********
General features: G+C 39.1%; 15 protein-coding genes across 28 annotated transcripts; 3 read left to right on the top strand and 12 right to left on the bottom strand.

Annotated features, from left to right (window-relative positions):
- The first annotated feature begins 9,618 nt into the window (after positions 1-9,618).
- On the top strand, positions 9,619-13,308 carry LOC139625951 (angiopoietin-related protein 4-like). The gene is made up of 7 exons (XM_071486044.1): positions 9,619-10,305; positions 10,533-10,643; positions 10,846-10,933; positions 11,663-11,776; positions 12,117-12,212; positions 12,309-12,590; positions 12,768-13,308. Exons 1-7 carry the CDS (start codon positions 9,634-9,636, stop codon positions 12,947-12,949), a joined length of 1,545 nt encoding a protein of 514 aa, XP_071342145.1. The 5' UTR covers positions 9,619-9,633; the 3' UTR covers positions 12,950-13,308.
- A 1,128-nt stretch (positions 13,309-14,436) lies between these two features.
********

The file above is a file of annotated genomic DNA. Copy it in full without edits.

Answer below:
General features: G+C 39.1%; 15 protein-coding genes across 28 annotated transcripts; 3 read left to right on the top strand and 12 right to left on the bottom strand.

Annotated features, from left to right (window-relative positions):
- The first annotated feature begins 9,618 nt into the window (after positions 1-9,618).
- On the top strand, positions 9,619-13,308 carry LOC139625951 (angiopoietin-related protein 4-like). The gene is made up of 7 exons (XM_071486044.1): positions 9,619-10,305; positions 10,533-10,643; positions 10,846-10,933; positions 11,663-11,776; positions 12,117-12,212; positions 12,309-12,590; positions 12,768-13,308. Exons 1-7 carry the CDS (start codon positions 9,634-9,636, stop codon positions 12,947-12,949), a joined length of 1,545 nt encoding a protein of 514 aa, XP_071342145.1. The 5' UTR covers positions 9,619-9,633; the 3' UTR covers positions 12,950-13,308.
- A 1,128-nt stretch (positions 13,309-14,436) lies between these two features.